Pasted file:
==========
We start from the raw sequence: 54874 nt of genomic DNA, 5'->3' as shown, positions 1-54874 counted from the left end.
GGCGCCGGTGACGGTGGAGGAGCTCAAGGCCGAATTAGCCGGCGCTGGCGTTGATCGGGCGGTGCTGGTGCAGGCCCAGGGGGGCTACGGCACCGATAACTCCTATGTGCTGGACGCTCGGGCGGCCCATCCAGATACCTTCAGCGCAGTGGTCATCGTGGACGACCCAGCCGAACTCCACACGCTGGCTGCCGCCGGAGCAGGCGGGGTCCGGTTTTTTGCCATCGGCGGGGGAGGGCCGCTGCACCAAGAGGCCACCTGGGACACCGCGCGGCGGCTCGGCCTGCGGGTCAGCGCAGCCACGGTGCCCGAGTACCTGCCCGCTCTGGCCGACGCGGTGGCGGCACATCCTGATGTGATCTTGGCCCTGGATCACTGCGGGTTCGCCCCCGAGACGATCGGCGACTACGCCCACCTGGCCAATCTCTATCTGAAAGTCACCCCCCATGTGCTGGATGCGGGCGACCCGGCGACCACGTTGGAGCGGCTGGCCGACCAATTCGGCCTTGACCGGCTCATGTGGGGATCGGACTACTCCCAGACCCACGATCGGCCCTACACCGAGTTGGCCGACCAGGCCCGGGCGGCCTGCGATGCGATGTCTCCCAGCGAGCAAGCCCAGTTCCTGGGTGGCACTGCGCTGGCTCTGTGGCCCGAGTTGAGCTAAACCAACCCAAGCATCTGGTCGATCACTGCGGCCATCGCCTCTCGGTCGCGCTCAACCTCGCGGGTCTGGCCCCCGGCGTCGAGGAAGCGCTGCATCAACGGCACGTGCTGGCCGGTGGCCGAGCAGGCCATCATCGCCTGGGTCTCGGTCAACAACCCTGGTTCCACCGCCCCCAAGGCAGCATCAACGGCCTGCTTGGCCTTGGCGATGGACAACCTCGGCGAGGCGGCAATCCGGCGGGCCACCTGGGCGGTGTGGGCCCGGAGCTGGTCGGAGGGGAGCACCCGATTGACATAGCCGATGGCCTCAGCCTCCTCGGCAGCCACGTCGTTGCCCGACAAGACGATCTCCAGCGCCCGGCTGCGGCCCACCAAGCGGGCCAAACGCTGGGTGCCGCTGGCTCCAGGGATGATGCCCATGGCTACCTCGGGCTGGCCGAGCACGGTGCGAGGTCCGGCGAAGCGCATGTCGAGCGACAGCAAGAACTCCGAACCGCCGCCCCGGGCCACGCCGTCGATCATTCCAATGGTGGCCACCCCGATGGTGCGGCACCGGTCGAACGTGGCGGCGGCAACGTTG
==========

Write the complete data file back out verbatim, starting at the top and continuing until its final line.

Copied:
We start from the raw sequence: 54874 nt of genomic DNA, 5'->3' as shown, positions 1-54874 counted from the left end.
GGCGCCGGTGACGGTGGAGGAGCTCAAGGCCGAATTAGCCGGCGCTGGCGTTGATCGGGCGGTGCTGGTGCAGGCCCAGGGGGGCTACGGCACCGATAACTCCTATGTGCTGGACGCTCGGGCGGCCCATCCAGATACCTTCAGCGCAGTGGTCATCGTGGACGACCCAGCCGAACTCCACACGCTGGCTGCCGCCGGAGCAGGCGGGGTCCGGTTTTTTGCCATCGGCGGGGGAGGGCCGCTGCACCAAGAGGCCACCTGGGACACCGCGCGGCGGCTCGGCCTGCGGGTCAGCGCAGCCACGGTGCCCGAGTACCTGCCCGCTCTGGCCGACGCGGTGGCGGCACATCCTGATGTGATCTTGGCCCTGGATCACTGCGGGTTCGCCCCCGAGACGATCGGCGACTACGCCCACCTGGCCAATCTCTATCTGAAAGTCACCCCCCATGTGCTGGATGCGGGCGACCCGGCGACCACGTTGGAGCGGCTGGCCGACCAATTCGGCCTTGACCGGCTCATGTGGGGATCGGACTACTCCCAGACCCACGATCGGCCCTACACCGAGTTGGCCGACCAGGCCCGGGCGGCCTGCGATGCGATGTCTCCCAGCGAGCAAGCCCAGTTCCTGGGTGGCACTGCGCTGGCTCTGTGGCCCGAGTTGAGCTAAACCAACCCAAGCATCTGGTCGATCACTGCGGCCATCGCCTCTCGGTCGCGCTCAACCTCGCGGGTCTGGCCCCCGGCGTCGAGGAAGCGCTGCATCAACGGCACGTGCTGGCCGGTGGCCGAGCAGGCCATCATCGCCTGGGTCTCGGTCAACAACCCTGGTTCCACCGCCCCCAAGGCAGCATCAACGGCCTGCTTGGCCTTGGCGATGGACAACCTCGGCGAGGCGGCAATCCGGCGGGCCACCTGGGCGGTGTGGGCCCGGAGCTGGTCGGAGGGGAGCACCCGATTGACATAGCCGATGGCCTCAGCCTCCTCGGCAGCCACGTCGTTGCCCGACAAGACGATCTCCAGCGCCCGGCTGCGGCCCACCAAGCGGGCCAAACGCTGGGTGCCGCTGGCTCCAGGGATGATGCCCATGGCTACCTCGGGCTGGCCGAGCACGGTGCGAGGTCCGGCGAAGCGCATGTCGAGCGACAGCAAGAACTCCGAACCGCCGCCCCGGGCCACGCCGTCGATCATTCCAATGGTGGCCACCCCGATGGTGCGGCACCGGTCGAACGTGGCGGCGGCAACGTTG